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Re: [Ietf-http-auth] Updating RFC 2617 (HTTP Digest) to use UTF-8

From: Stefan Eissing <stefan.eissing@greenbytes.de>
Date: Tue, 17 Oct 2006 23:20:34 +0200
Message-Id: <2987F2CC-2716-494B-9D59-902D51A64B43@greenbytes.de>
Cc: Julian Reschke <julian.reschke@gmx.de>, Bjoern Hoehrmann <derhoermi@gmx.net>, ietf-http-wg@w3.org
To: Mark Nottingham <mnot@mnot.net>

Hmm, I am not the greatest spec reader under the sun.

Looking at it from an implementor perspective, I fail to see how  
retroactively non-ascii chars can be *interoperably* fitted into the  
digest specification. If you see a way to do this, I am all for it.  
(It's just so annoying that 401 does not indicate which char of the  
password was wrong.)

What other options are there:

a) It could be clarified which characters in user names, passwords  
and realms can be used for it under which circumstances. An  
implementation having a non-ascii user name/password then at least  
knows which authentication scheme to avoid.

b) The behaviour of some wide-spread implementation could be made  
standard, forcing (or hoping to) the other implementation to follow  
its interpretation.

c) A new auth scheme is specificied which does all unicode chars most  
beautifully. Naming itself "digest-int" or such, so that  
implementations have something to rely on.

d) a mix of all the above. urgs. strike that.

Whatever the choice, it will be a Good Thing if some clarification of  
2616 regarding non-ascii chars in headers is done. Maybe it's already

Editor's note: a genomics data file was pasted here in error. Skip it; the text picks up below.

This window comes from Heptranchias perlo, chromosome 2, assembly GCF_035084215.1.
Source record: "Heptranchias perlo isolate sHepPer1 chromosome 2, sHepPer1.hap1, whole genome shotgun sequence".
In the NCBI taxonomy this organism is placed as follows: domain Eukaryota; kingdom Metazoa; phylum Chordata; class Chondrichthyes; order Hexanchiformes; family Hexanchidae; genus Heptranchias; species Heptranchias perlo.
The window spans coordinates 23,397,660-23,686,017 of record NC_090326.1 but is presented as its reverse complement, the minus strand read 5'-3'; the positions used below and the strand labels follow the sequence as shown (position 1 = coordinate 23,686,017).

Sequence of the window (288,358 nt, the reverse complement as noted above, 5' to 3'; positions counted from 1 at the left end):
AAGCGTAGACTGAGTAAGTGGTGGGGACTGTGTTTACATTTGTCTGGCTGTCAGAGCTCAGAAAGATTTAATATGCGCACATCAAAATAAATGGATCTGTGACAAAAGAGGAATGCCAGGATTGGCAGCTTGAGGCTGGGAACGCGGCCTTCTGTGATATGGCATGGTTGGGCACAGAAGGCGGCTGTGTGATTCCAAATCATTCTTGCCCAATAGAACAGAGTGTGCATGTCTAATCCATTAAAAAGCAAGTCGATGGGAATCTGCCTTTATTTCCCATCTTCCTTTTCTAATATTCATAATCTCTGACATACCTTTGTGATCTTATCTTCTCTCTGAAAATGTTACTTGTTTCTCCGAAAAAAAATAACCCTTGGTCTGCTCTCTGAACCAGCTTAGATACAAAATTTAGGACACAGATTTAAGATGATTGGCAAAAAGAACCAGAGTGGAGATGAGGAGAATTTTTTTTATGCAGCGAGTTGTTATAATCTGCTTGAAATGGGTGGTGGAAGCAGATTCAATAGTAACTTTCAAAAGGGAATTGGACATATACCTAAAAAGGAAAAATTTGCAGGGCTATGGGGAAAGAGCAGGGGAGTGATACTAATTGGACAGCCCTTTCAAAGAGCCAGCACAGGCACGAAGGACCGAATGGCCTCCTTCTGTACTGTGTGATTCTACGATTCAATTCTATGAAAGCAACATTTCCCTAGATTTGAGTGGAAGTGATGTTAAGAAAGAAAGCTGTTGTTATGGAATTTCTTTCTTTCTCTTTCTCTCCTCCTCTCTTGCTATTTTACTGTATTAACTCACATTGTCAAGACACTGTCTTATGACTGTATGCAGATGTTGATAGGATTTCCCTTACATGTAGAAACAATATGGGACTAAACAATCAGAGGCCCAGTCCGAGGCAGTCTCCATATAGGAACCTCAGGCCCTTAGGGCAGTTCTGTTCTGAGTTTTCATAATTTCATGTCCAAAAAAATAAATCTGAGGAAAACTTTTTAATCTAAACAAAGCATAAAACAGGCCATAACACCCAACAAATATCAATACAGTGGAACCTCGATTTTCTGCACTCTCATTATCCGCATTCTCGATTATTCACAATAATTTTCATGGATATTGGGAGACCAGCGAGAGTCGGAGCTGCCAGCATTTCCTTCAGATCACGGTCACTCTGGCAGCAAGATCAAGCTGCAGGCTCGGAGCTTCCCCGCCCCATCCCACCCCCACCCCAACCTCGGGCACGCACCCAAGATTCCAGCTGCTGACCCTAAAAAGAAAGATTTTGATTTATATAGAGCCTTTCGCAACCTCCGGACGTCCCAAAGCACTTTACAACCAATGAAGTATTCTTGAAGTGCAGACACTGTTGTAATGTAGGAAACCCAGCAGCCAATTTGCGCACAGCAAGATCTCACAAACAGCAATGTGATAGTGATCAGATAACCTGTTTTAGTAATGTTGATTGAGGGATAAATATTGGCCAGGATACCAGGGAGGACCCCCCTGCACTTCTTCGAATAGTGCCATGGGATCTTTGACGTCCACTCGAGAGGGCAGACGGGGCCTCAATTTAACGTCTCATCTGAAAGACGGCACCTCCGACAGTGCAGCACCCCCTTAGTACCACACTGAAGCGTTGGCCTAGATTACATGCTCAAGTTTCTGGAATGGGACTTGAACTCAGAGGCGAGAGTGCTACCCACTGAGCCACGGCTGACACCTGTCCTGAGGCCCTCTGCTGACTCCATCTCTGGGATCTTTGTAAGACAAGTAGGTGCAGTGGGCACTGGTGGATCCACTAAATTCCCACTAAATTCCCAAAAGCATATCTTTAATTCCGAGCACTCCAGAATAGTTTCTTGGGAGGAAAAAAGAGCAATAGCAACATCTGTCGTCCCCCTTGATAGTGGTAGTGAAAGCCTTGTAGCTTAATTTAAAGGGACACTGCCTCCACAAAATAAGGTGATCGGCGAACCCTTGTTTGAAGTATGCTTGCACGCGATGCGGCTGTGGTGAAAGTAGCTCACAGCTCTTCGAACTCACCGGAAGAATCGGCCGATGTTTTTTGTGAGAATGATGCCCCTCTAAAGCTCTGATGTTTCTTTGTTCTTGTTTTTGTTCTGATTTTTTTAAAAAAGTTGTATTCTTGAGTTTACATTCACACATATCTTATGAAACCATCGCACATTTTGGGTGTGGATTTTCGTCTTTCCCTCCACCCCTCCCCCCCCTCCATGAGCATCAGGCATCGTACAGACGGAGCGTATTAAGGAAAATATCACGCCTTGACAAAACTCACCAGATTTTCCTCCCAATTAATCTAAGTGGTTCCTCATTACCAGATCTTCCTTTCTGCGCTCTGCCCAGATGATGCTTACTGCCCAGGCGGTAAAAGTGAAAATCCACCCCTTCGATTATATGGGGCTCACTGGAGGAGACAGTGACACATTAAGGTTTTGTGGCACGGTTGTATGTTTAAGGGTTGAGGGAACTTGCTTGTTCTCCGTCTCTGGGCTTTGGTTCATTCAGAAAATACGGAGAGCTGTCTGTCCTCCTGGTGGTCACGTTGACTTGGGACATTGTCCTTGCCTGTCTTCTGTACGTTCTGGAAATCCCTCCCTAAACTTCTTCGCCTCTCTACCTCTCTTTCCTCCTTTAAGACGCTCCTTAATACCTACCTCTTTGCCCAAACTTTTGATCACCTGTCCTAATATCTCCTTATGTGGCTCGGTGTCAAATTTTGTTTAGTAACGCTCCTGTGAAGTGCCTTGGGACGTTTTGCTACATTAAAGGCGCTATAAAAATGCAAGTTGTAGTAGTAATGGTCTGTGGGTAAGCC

there, then some clear words for implementors would suffice. At least  
whoever is trying to fix 2617 has a better base to stand on.



Am 17.10.2006 um 22:29 schrieb Mark Nottingham:

> With the spec - passwd isn't defined as being TEXT, and therefore  
> 2047 encoding (or indeed any charset) isn't specified for it. At  
> least, that's how I read it.
> On 2006/10/17, at 11:56 AM, Julian Reschke wrote:
>> Mark Nottingham schrieb:
>>> ...
>>> If TEXT is well-defined as allowing 2047 encoding, and 2617  
>>> refers to it (albeit indirectly), then in most cases this is just  
>>> an implementation problem, I think. The one exception that I can  
>>> see is:
>>>       passwd   = < user's password >
>>> in Digest.
>>> *sigh*
>>> ...
>> Hm. Maybe I'm a bit slow, but where's the problem here?  
>> Implementations not allowing RFC2047 encoding here, or something  
>> with the spec itself?
>> Best regards, Julian
> --
> Mark Nottingham     http://www.mnot.net/
Received on Tuesday, 17 October 2006 21:21:01 UTC

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